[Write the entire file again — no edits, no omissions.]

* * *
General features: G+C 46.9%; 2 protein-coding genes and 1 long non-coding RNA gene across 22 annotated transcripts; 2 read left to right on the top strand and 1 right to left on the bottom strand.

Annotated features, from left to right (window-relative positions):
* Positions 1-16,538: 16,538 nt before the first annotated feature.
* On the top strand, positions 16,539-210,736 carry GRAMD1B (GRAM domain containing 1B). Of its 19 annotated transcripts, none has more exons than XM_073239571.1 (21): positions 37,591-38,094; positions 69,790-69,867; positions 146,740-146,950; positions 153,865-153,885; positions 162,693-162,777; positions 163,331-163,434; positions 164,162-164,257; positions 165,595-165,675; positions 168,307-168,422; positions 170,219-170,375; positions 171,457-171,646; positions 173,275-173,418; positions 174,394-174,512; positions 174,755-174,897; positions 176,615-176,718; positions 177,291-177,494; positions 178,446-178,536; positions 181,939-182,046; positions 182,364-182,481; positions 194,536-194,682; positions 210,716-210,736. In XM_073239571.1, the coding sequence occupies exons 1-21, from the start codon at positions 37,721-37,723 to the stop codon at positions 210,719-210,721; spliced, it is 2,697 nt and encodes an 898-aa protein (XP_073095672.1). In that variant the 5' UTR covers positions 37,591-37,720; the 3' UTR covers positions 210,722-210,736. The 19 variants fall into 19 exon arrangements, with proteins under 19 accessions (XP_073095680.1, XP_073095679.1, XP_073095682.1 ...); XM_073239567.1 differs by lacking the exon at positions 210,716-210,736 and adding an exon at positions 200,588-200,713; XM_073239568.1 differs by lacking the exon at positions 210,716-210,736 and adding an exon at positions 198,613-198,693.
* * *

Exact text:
General features: G+C 46.9%; 2 protein-coding genes and 1 long non-coding RNA gene across 22 annotated transcripts; 2 read left to right on the top strand and 1 right to left on the bottom strand.

Annotated features, from left to right (window-relative positions):
* Positions 1-16,538: 16,538 nt before the first annotated feature.
* On the top strand, positions 16,539-210,736 carry GRAMD1B (GRAM domain containing 1B). Of its 19 annotated transcripts, none has more exons than XM_073239571.1 (21): positions 37,591-38,094; positions 69,790-69,867; positions 146,740-146,950; positions 153,865-153,885; positions 162,693-162,777; positions 163,331-163,434; positions 164,162-164,257; positions 165,595-165,675; positions 168,307-168,422; positions 170,219-170,375; positions 171,457-171,646; positions 173,275-173,418; positions 174,394-174,512; positions 174,755-174,897; positions 176,615-176,718; positions 177,291-177,494; positions 178,446-178,536; positions 181,939-182,046; positions 182,364-182,481; positions 194,536-194,682; positions 210,716-210,736. In XM_073239571.1, the coding sequence occupies exons 1-21, from the start codon at positions 37,721-37,723 to the stop codon at positions 210,719-210,721; spliced, it is 2,697 nt and encodes an 898-aa protein (XP_073095672.1). In that variant the 5' UTR covers positions 37,591-37,720; the 3' UTR covers positions 210,722-210,736. The 19 variants fall into 19 exon arrangements, with proteins under 19 accessions (XP_073095680.1, XP_073095679.1, XP_073095682.1 ...); XM_073239567.1 differs by lacking the exon at positions 210,716-210,736 and adding an exon at positions 200,588-200,713; XM_073239568.1 differs by lacking the exon at positions 210,716-210,736 and adding an exon at positions 198,613-198,693.